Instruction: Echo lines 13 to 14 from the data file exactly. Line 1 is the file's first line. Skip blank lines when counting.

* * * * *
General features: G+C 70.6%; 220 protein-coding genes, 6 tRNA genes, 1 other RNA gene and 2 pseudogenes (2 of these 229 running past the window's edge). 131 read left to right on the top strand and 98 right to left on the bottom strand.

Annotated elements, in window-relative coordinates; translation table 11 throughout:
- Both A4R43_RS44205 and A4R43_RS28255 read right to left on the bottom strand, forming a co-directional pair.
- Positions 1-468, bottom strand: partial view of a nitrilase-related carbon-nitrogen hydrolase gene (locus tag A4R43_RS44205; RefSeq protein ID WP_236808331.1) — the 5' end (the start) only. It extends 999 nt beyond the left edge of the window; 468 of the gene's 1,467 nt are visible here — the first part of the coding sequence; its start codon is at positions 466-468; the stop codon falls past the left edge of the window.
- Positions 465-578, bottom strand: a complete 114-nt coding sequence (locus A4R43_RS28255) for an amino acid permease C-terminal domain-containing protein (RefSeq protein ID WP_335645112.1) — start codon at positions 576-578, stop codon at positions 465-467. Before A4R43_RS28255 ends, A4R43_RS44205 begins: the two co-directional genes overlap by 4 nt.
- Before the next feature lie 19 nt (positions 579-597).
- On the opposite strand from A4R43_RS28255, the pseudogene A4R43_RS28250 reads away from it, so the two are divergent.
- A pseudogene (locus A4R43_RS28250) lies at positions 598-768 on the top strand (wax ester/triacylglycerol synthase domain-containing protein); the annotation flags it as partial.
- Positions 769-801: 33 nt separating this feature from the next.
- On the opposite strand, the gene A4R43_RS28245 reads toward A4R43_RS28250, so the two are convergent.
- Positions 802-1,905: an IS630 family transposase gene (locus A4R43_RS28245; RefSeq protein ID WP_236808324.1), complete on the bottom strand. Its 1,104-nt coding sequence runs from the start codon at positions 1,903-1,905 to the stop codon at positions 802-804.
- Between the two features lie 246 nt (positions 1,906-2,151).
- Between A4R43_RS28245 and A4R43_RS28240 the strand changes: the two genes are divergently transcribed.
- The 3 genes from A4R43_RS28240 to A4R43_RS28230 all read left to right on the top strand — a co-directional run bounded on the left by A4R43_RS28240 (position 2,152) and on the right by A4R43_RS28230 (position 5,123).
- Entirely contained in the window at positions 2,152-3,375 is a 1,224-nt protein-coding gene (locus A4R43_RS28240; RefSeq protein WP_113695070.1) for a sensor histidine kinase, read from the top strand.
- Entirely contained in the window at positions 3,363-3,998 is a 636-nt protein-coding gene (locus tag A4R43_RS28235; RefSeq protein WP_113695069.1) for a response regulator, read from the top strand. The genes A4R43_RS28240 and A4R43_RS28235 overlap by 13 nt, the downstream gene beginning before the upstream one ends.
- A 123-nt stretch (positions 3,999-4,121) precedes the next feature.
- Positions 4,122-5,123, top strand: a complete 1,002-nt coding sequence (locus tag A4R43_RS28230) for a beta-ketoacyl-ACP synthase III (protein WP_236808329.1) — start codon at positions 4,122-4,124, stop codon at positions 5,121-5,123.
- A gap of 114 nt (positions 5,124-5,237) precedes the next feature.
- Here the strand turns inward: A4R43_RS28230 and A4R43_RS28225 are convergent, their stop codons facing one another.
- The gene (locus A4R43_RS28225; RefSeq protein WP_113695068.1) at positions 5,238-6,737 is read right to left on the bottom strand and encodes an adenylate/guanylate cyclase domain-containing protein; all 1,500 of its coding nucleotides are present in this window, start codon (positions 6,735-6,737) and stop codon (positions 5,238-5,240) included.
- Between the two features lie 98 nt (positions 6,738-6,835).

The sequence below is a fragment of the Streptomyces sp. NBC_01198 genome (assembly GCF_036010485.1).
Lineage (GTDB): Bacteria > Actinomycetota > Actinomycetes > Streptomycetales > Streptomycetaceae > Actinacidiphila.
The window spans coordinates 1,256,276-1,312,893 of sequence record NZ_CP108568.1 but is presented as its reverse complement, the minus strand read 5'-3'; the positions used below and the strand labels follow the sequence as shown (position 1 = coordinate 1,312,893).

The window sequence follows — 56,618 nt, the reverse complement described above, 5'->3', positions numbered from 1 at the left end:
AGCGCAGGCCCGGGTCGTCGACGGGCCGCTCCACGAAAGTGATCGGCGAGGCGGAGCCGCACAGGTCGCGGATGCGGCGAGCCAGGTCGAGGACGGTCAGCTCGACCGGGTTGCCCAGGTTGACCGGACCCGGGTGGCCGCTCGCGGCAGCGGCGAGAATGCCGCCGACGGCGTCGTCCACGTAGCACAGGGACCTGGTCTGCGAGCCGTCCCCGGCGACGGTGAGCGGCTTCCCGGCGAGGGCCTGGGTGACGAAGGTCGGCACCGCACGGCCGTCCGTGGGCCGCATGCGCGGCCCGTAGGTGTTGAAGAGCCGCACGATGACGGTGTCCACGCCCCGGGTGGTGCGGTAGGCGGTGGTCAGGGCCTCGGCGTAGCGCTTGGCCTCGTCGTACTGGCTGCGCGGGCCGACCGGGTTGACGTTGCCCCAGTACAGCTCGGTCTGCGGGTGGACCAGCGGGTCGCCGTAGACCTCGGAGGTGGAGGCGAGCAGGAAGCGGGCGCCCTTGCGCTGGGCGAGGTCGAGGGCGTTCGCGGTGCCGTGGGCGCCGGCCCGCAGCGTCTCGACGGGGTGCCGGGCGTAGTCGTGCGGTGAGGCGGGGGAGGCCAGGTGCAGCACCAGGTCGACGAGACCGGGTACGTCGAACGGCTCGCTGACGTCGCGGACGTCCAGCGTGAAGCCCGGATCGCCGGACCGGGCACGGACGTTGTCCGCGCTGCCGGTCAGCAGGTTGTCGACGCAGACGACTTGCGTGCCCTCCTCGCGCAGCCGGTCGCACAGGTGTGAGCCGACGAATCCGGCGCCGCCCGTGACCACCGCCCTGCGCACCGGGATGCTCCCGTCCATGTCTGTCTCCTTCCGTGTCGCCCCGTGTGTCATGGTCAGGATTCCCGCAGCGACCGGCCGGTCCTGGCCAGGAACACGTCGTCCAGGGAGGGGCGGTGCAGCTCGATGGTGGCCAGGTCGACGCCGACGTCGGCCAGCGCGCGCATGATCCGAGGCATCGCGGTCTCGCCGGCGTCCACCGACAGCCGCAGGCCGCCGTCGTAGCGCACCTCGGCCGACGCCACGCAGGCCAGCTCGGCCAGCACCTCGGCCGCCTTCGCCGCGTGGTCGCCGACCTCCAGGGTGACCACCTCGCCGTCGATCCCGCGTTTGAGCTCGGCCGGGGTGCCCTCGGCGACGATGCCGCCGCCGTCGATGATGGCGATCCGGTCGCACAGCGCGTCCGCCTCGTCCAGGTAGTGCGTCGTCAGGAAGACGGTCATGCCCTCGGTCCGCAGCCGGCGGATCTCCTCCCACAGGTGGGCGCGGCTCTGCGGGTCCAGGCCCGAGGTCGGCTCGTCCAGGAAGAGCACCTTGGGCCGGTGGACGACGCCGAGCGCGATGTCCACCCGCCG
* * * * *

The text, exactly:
- Between A4R43_RS28245 and A4R43_RS28240 the strand changes: the two genes are divergently transcribed.
- The 3 genes from A4R43_RS28240 to A4R43_RS28230 all read left to right on the top strand — a co-directional run bounded on the left by A4R43_RS28240 (position 2,152) and on the right by A4R43_RS28230 (position 5,123).